On Saturday 23rd February 2013, the Lagos state government demolished over 500 dwellings at the Badia East Local Government making homeless perhaps 10,000 of Lagos’s poorest residents and destroying a decades-old slum.
Without any notice given to the residents, the demolition exercise was carried out, with some of them saying they were given only 20 minutes to pack their belongings. Within a period of six hours, the community was reduced to a heap of rubbles.
New York Times visited the demolition site and spoke to some residents who have now been rendered homeless. See excerpts from the report below.
The demolition exercise
The scene Saturday was classic: a black police vehicle pulled up early, armed, uniformed policemen sprang out to quell any restiveness, and the backhoes went to work under the eyes of dismayed residents, slashing through thin wood and concrete block.
Street toughs — called “Area Boys” in Lagos, and often employed by the state government’s demolition squad for around $10, activists said — got busy where the backhoes could not penetrate, smashing flimsy structures with sledgehammers and, Mr. Momoh and others said, stealing residents’ possessions.
Many said they were given 20 minutes, at most, to pack up their belongings.
“Everybody was running helter-skelter,” said a resident, Femi Aiyenuro, adding that those who went back in to retrieve possessions risked being beaten with rifle butts and batons. “They started beating people.”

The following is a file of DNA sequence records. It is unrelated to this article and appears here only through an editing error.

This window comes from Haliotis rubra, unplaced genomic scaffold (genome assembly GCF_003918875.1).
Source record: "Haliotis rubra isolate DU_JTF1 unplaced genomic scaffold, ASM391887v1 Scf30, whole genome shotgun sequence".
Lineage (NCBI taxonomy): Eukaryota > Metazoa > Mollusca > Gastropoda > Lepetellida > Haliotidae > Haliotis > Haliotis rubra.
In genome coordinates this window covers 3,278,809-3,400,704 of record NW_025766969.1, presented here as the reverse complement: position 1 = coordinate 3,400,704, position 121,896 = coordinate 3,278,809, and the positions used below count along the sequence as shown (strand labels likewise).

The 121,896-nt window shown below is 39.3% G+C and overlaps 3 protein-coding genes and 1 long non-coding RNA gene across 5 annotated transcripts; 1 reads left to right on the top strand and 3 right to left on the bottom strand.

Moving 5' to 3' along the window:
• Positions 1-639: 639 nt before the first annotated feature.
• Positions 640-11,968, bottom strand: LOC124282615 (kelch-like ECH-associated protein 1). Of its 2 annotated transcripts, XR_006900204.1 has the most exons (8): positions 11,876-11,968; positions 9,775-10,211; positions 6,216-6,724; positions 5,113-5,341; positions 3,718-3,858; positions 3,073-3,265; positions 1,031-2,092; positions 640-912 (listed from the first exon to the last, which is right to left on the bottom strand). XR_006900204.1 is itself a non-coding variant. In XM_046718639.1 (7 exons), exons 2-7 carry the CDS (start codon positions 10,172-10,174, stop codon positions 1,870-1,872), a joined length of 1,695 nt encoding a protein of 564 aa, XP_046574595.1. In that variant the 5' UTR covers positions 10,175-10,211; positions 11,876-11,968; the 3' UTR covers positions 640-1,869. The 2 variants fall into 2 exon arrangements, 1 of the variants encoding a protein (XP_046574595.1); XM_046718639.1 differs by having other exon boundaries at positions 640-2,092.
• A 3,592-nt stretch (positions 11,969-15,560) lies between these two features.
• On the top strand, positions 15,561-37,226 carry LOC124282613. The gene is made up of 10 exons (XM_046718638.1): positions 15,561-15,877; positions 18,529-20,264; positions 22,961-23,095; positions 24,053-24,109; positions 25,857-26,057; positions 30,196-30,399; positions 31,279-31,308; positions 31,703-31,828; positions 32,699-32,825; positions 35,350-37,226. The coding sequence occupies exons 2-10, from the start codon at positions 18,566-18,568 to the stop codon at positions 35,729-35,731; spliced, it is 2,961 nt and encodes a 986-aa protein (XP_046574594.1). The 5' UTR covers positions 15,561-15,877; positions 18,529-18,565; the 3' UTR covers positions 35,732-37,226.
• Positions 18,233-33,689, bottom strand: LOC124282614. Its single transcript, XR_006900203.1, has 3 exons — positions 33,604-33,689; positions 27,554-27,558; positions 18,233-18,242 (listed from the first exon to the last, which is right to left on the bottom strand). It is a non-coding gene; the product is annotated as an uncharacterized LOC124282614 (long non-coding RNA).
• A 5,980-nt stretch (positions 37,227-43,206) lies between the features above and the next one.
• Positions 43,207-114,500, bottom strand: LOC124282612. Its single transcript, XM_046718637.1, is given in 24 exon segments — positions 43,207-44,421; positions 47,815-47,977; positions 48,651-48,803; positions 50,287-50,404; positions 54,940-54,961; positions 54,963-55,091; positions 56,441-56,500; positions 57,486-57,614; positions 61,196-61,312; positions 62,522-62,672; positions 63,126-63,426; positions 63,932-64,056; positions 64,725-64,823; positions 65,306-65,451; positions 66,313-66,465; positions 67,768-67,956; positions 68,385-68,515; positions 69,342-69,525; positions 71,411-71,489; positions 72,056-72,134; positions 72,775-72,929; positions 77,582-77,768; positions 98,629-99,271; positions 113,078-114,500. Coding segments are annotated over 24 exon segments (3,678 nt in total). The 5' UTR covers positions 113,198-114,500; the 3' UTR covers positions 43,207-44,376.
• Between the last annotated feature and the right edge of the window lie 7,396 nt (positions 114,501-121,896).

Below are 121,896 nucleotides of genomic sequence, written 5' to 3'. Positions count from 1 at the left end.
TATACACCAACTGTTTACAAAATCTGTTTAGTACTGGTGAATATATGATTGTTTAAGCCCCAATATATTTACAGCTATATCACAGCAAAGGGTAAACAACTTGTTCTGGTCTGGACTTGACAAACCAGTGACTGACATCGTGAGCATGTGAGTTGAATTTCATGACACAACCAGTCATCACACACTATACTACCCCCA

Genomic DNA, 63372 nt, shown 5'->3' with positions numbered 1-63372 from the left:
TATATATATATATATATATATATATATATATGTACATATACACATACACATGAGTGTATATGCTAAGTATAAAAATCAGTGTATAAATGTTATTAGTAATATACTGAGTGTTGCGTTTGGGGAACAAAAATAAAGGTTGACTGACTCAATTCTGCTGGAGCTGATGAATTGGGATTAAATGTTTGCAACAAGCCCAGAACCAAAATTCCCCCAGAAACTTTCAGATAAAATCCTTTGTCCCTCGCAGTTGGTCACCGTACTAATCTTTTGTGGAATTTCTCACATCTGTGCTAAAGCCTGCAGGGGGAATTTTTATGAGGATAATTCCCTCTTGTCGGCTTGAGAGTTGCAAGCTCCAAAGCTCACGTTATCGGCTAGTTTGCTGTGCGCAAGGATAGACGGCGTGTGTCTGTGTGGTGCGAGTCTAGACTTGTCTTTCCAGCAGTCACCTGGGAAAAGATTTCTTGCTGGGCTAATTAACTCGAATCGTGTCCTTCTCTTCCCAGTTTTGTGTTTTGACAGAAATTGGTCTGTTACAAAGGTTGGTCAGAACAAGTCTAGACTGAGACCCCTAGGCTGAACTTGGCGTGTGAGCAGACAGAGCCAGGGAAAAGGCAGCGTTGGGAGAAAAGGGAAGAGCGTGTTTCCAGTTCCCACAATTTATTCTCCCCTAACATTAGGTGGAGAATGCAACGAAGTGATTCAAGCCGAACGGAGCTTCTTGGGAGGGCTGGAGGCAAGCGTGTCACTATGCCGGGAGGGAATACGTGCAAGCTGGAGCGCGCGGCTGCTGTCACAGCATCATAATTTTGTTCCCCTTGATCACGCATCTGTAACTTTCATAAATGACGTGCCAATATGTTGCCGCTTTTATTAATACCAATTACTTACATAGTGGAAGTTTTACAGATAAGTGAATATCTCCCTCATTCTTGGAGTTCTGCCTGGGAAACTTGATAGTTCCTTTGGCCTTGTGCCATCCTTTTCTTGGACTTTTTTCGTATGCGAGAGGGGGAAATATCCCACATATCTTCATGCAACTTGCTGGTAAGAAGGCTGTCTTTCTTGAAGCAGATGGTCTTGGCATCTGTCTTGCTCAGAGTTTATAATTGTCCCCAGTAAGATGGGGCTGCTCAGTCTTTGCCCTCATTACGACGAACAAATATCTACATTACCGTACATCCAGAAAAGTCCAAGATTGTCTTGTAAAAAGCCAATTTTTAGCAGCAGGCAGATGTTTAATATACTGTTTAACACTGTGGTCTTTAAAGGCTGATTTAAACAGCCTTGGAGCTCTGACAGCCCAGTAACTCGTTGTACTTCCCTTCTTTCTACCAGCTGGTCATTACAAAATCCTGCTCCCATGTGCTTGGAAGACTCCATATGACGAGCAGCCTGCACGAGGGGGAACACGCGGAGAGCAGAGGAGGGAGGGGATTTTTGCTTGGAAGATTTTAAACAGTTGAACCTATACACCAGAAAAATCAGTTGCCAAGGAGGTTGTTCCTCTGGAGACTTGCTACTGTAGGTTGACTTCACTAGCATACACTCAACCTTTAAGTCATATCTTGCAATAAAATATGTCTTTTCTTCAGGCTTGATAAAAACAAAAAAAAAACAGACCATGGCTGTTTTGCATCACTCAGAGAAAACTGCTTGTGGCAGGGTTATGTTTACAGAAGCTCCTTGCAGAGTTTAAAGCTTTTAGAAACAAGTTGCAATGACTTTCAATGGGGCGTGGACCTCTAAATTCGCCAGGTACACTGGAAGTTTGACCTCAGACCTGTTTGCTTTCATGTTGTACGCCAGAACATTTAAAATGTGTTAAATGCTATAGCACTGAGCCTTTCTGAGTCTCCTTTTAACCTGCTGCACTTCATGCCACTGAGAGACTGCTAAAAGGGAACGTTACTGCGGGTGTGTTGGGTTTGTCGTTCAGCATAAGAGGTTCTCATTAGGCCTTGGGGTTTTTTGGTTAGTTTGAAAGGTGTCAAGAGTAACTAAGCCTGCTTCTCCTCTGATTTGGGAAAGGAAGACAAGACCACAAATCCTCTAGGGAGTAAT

What little that could be salvaged was piled along a railway line running along Badia’s edge.
“They were flogging me,” said Charity Julius, 27 and pregnant. She said she ran into her dwelling to fetch her baby boy, and once he was safely out, she ran back to gather as many possessions as she could. The police did not like that and beat her, she said, showing a bruise on her right arm as evidence.
Residents count their losses
“We don’t have anywhere to stay,” said Joy Austin, a mother of three. “Everybody is outside now. We don’t have anywhere to go.” Her sleeping accommodation is now a filthy foam mattress placed on cardboard, in the mud; her children sleep under low torn mosquito nets.
“I lost everything,” John Momoh said. “We are trying to bring out some sticks, to look for our daily bread,” he said, poking the rubble. “We don’t have money to eat.”
A 30-year-old cook, Kingsley Saviouru, said: “They demolished everything. They didn’t give us anything. We are here, suffering.”
“I don’t know the reason why they do all this,” said Ms. Austin, as other residents crowded around. “I don’t know why they break everything. We don’t expect it, now. People were still sleeping. We didn’t pack up anything.”
Human Rights Activists react
As for the new housing, “there’s not a chance they can afford it,” said Felix Morka, executive director of the Social and Economic Rights Action Center, a local economic rights group, adding that Badia residents earn under $100 a month on average.
“They want a Lagos that looks good, that feels good, that glitters. But they are well aware that Lagos is Lagos because of the people that live here. They are doing this without regard for the people who live here.”
Lagos state under the leadership of Babatunde Fashola has been lauded in the international financial media, especially with new projects such as the Eko Atlantic City. But despite this international recognition, the state which is home to perhaps 21 million people still has a number of sprawling slums with a large percentage of the population in dire need of proper living conditions.
As the report says: Two-thirds of the city’s residents live in “informal” neighborhoods, as activists call them, while more than one million of the city’s poor have been forcibly ejected from their homes in largely unannounced, government slum clearances over the last 15 years, a leading activist group says.
What are your thoughts on the recent demolitions and housing deficit in the state?
Photo Credit: New York Times